1. George Washington, December 26, 1776.
George Washington crossed the Delaware into New Jersey and defeated the Hessians stationed in Trenton. He wasn’t president yet, but Washington set the bar high in terms of what a future president might attain here. “Let the hour of attack be the 26th,” Washington famously wrote to John Cadwalader.
2. Abe Lincoln, June 24, 1862
In the middle of the Civil War, the Rail Splitter was on his way back to Washington, D.C. from New York after meeting with Gen. Winfield Scott. He stopped in Jersey City. The Prez didn’t go into detail when asked about his discussions on military strategy, but instead waxed philosophical with this gem: “When birds and animals are looked at through a fog they are seen to disadvantage, and so it might be with you if I were to attempt to tell you why I went to see Gen. Scott.”
3. James Garfield, Sept. 19. 1881.
Fighting for his life after taking an assassin’s bullet in the back, Garfield came to his favorite seaside retreat – Long Branch. (What can we say, the guy had good taste). He fought here for his last mortal breath – and died here. The recorded response to the news from his successor, Chester A. Arthur, comes out of the annals of history like New World Shakepeare, “I hope—my God, I do hope it is a mistake.”
4. John F. Kennedy, Nov. 2, 1961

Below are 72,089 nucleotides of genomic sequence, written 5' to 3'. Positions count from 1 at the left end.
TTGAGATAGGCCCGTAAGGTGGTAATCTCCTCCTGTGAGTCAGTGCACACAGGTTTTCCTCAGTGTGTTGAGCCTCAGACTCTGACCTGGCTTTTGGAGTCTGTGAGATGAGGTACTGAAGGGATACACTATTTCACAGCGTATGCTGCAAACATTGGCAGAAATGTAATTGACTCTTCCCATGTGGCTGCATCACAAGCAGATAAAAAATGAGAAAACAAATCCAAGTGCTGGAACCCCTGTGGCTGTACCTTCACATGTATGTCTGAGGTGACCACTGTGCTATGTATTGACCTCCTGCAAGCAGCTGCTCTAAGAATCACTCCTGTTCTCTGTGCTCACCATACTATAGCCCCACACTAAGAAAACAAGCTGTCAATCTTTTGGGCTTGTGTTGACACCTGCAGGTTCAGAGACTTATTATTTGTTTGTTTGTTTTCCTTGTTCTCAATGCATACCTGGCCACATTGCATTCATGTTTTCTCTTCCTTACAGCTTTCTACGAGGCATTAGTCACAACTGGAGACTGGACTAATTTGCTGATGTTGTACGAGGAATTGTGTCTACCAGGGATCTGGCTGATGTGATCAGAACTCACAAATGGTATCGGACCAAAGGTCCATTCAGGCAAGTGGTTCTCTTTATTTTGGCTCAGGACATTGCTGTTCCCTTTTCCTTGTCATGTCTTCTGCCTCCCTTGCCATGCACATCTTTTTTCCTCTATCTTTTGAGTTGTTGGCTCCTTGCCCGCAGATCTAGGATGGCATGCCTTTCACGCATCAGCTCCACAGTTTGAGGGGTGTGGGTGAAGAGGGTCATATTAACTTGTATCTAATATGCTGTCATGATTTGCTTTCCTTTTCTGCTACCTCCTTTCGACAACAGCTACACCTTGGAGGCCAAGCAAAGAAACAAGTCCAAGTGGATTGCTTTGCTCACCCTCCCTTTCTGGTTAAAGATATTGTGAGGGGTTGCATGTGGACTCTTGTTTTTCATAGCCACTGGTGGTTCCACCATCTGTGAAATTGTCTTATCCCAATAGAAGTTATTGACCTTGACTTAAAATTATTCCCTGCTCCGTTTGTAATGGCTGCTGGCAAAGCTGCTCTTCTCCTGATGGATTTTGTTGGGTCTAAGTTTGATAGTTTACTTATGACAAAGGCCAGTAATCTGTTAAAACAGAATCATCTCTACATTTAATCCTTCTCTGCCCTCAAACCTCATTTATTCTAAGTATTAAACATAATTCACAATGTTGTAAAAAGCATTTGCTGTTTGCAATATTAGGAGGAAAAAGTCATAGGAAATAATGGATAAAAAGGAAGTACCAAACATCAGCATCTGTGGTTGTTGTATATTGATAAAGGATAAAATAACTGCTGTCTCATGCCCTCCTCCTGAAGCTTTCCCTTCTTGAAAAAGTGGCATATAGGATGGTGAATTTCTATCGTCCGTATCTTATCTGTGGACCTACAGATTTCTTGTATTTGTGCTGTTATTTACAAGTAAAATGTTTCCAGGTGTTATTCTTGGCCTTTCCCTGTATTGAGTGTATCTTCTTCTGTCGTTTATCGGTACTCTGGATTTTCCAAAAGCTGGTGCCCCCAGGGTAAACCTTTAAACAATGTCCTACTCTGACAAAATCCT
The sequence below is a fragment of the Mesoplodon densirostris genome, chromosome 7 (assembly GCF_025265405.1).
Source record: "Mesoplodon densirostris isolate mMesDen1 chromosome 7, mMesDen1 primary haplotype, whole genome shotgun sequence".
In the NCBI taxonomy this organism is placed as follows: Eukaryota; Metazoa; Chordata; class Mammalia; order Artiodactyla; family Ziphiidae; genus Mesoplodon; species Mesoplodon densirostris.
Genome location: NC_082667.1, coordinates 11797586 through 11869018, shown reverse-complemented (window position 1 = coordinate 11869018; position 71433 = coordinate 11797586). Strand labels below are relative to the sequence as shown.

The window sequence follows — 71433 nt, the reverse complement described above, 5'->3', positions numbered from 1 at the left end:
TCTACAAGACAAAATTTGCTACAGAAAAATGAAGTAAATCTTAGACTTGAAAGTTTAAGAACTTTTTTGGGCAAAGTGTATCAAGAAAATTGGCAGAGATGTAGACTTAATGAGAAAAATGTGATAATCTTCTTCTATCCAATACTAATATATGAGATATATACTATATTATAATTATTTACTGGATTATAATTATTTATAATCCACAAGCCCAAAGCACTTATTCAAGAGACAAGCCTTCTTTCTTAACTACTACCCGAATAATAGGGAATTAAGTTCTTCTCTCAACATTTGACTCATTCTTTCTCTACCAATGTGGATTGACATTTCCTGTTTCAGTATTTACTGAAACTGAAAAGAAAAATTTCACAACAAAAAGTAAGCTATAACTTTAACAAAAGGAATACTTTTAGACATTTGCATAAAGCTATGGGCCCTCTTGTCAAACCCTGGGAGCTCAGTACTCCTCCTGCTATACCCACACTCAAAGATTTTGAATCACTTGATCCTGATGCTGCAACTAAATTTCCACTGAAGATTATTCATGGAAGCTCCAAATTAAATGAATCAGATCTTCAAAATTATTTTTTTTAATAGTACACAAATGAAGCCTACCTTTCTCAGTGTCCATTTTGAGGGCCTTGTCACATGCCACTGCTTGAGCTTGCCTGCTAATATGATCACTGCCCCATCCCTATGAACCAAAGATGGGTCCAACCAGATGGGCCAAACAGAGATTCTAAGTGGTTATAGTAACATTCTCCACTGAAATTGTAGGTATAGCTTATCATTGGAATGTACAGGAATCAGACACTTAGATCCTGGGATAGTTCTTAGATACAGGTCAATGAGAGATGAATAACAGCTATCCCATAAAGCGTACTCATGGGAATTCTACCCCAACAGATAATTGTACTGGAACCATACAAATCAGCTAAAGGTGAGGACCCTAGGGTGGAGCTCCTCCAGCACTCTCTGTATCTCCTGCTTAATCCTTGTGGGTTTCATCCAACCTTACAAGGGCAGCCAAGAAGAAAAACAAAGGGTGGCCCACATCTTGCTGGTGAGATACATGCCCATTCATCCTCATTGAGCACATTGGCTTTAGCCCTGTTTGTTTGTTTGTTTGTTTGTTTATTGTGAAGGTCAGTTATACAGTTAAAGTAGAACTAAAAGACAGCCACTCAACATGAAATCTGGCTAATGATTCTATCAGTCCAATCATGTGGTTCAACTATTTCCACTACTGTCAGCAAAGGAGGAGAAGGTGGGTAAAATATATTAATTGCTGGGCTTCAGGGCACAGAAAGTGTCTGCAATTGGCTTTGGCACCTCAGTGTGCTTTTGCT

In office less than a year, Kennedy came to the Trenton War Memorial to stump for gubernatorial candidate Dick Hughes (Hughes’s son, Mercer County Executive Brian Hughes, still has the family picture of the event, which Caroline Kennedy autographed for him last year). This was the task Obama had last year, when he choppered in dramatically to the PNC Bank Center to buck up a flagging Jon Corzine. The difference, of course, is Hughes won, and Corzine lost. With Hughes at his side, Kennedy said, “In the last nine months, I’m happy to say that this is the first stump speech I’ve made for a candidate and I’m glad it’s here in New Jersey.”
5. Lyndon Johnson, Aug. 27, 1964
The tall Texan went to Atlantic City to deliver his acceptance speech for the presidency at the Democratic National Convention. Johnson thought big. Probably as big as it gets. Delivering a speech drafted by Nobel Prize winning novelist John Steinbeck, Johnson proclaimed, “Americans want victory in our war against poverty.”
6. Barack Obama, July 28, 2010
On his way to New York to appear on “The View,” the lanky Chicagoan stopped at a sub shop in Edison and declared of his sandwich selection, “I want everybody to know when I was 20 I could order a 12-inch.”